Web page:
Could we expect improvement for MSM anytime soon? Well go to the wellspring of the MSM, Columbia School of Journalism. Read the Carey quote. “…Not the news business.” If not that then what? The curriculum vitae for the MSM concentration include such gems as Covering Emerging Communities, The Art of the Profile, and New York as a Foreign Country. The suggested summer reading is of particular interest for both its New York orientation and leftist slant. It is no wonder than this J school consider the fly over states a foreign entity — it is from their view. With such scholarship, the demise of the industry is assured.
We need not, Mr. Babbin, worry too much. When the Internet media
and blogs have taken over as surely they must, we can all attend
museums of the print media in places like N.Y., Chicago, and
— John McGinnis
Mr. Babbin is 100% correct in his assessment of the role of the MSM. His methods to counter same also make sense. One big problem.
The President has given up any attempt at leadership (how about
that dynamite choice for the Supreme Court?), and coupled with the
less than courageous Republican House and Senate (I am being too
nice here), the door is wide open for the Dems, lefties, and MSM to
feed on the corpse of conservatism like carrion in the veldt.
— T. A. O’Reilly
South Portland, Maine
It is possible that the MSM have reached the high water mark in
their criticism of all things Bush and DeLay. Even avowed liberals
of my acquaintance are coming to the conclusion that the MSM cannot
be taken at face value. The fairy tale coverage of Hurricane
Katrina, the oppressively bad news out of Iraq day after day after
day, and the neurotic blaming of President Bush for virtually every
negative thing that happens in the world have taxed the gullibility
of even the staunchest compassionate liberal. As a teacher for many
years, I have met about every stripe of liberal in existence. Even
many of them have had to grudgingly admit that the MSM has gone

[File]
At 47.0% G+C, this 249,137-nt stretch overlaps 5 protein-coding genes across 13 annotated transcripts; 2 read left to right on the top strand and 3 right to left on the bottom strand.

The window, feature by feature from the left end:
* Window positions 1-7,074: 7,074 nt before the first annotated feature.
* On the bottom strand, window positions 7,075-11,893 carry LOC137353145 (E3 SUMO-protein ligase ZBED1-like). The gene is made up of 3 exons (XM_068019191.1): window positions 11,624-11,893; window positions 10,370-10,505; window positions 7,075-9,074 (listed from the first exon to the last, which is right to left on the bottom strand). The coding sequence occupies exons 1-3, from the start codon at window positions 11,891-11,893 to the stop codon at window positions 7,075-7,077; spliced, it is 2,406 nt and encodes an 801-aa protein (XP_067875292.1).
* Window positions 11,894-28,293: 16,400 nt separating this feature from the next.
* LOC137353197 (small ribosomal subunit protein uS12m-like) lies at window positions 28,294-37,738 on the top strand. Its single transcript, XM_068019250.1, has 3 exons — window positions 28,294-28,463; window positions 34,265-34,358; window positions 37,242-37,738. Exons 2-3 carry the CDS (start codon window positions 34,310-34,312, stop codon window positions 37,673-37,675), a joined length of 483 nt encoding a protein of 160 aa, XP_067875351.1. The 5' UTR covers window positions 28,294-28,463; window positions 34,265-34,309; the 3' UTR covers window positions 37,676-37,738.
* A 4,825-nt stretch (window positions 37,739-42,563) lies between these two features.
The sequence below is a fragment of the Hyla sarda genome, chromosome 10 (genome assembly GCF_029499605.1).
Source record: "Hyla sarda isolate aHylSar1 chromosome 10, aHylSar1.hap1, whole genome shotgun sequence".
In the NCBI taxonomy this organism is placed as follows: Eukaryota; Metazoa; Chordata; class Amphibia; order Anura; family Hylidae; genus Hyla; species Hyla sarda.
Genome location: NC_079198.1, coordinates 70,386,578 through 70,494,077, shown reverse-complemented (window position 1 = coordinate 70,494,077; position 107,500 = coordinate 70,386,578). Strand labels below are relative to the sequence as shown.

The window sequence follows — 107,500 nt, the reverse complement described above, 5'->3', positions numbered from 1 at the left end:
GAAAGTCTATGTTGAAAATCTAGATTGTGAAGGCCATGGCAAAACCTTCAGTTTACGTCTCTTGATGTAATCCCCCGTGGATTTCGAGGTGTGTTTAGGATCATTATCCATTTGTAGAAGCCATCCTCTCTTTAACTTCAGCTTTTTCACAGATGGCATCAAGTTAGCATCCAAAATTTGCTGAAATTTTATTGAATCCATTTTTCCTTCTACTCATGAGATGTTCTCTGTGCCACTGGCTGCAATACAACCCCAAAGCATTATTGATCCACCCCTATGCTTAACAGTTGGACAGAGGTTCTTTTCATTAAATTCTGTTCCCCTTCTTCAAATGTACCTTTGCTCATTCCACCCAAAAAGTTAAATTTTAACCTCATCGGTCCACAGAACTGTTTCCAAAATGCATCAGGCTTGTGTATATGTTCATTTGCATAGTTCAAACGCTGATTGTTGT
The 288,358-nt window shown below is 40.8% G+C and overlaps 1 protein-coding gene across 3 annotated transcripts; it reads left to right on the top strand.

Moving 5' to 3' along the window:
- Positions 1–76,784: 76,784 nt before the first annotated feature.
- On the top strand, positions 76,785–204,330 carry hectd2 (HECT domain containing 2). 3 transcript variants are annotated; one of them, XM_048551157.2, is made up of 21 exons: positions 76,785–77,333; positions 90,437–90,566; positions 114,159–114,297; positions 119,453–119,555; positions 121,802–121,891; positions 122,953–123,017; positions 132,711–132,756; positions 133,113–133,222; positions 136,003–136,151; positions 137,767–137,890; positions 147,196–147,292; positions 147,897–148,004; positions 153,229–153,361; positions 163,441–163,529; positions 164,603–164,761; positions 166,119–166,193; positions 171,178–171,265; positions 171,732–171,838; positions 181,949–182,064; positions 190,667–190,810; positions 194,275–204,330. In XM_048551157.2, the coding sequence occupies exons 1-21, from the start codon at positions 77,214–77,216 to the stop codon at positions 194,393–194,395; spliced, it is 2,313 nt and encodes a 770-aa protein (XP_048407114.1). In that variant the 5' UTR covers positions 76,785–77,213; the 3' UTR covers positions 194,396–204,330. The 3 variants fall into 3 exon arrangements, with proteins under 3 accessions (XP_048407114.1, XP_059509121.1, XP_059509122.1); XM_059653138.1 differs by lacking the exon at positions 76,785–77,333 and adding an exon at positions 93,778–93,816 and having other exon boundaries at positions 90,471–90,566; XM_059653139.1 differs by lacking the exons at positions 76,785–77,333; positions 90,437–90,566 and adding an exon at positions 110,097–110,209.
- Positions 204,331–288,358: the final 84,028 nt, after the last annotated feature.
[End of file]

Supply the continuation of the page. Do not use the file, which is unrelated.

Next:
overboard in its coloration of events and its pursuit of Bush, the
Father of All That Is Evil. That is not to say that the most rabid
of them don’t still blame President Bush for thunderstorms and
volcanic eruptions. However, we cannot worry about those folks, as
they the ability of cognitive thought. These liberal marionettes
will think what they think until God comes on a cloud. In fact,
even then, they will probably argue that the end of the world was a
Republican plot hatched by Karl Rove, and carried out by George
— Joseph Baum
Garrettsville, Ohio (Yes, I have moved!)
Mr. Babbin is indeed correct about the ascendancy of the MSM to
political party status. He however comes to this realization way
too late. Perhaps if he read TAS more carefully, he would
have known what his many readers (outside the beltway) have opined
for years. We have called this phenomenon by many names and
descriptions, mine was the Agenda Party. Be that as it may, Babbin
late than never.
— A. DiPentima
Jed has a good point that the MSM now leads the charge against the Republicans (though this is hardly news). I have two problems with Jed’s article:
-He does not propose a specific mechanism by which the MSM may be countered.
-He does not admit that President Bush and the country club Republicans who inhabit the Senate are a big part of the problem because they refuse to fight the MSM but instead pretend that the MSM is not that biased.
Bush is also vague about the war that the USA is involved in. He
says that it is against terrorism. Isn’t it really against Islamic
militarism? Bush’s inability to speak clearly may simply be the
result of unclear thinking. Though I vote Republican, There are
only a couple of elected Republicans who I admire. The remainder
seem weak, stupid, and greedy.
— Steve Koch
It hasn’t gone as unnoticed as you might think. Many conservatives
thought the Democrats owned the MSM but have come to realize that
it is in fact, the MSM owns the Democrat party. How did we come to
that conclusion? By following reporting by the Associated Press.
That is where your first indication comes from. The media is in
lock step just like Hitler’s goosestep. The Fox News Channel is
also guilty of this. The gradual shift of ideology on that 24-hour
channel is really quite interesting.
— Ruth Skidmore
Mr. Babbin is right. Three to four years ago, before last election,
I heard on a Washington Journal moment the Assistant Editor of the
Times and others discuss cutting their overseas budget to
concentrate on influencing the political situation back home. So
— Bill Dukas
Reading both “Role Reversal” (Loose Canons/Babbin) and “‘Yes’ on October 15” (At Large/Walsh [more below]) made me see the parallel of two out-of-power minorities: Sunnis in Iraq and liberals in U.S.
Without their Baathist thugs to keep the Shiites suppressed, the Sunnis are desperate, and think that if they cause enough terror and pain, everyone will give them their way. It sounds like a five-year-old child’s strategy, but it seems to work with France and Spain.